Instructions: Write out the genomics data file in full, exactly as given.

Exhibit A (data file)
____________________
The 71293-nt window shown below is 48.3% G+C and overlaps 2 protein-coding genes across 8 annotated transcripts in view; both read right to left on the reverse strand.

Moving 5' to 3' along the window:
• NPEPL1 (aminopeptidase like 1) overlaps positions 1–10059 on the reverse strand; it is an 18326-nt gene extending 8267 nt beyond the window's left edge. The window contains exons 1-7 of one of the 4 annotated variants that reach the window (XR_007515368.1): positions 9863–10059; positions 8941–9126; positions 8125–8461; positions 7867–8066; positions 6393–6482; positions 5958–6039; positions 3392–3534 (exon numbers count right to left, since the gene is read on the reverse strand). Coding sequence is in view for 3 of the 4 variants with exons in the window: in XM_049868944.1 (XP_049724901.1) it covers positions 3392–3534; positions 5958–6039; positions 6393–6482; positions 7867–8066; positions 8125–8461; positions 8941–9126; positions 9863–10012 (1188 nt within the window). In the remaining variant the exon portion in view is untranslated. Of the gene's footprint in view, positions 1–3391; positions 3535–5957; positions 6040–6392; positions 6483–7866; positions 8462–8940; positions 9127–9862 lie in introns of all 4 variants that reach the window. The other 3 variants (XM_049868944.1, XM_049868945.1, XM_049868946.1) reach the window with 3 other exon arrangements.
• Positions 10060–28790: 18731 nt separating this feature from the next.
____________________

The 71293-nt window shown below is 48.3% G+C and overlaps 2 protein-coding genes across 8 annotated transcripts in view; both read right to left on the reverse strand.

Moving 5' to 3' along the window:
• NPEPL1 (aminopeptidase like 1) overlaps positions 1–10059 on the reverse strand; it is an 18326-nt gene extending 8267 nt beyond the window's left edge. The window contains exons 1-7 of one of the 4 annotated variants that reach the window (XR_007515368.1): positions 9863–10059; positions 8941–9126; positions 8125–8461; positions 7867–8066; positions 6393–6482; positions 5958–6039; positions 3392–3534 (exon numbers count right to left, since the gene is read on the reverse strand). Coding sequence is in view for 3 of the 4 variants with exons in the window: in XM_049868944.1 (XP_049724901.1) it covers positions 3392–3534; positions 5958–6039; positions 6393–6482; positions 7867–8066; positions 8125–8461; positions 8941–9126; positions 9863–10012 (1188 nt within the window). In the remaining variant the exon portion in view is untranslated. Of the gene's footprint in view, positions 1–3391; positions 3535–5957; positions 6040–6392; positions 6483–7866; positions 8462–8940; positions 9127–9862 lie in introns of all 4 variants that reach the window. The other 3 variants (XM_049868944.1, XM_049868945.1, XM_049868946.1) reach the window with 3 other exon arrangements.
• Positions 10060–28790: 18731 nt separating this feature from the next.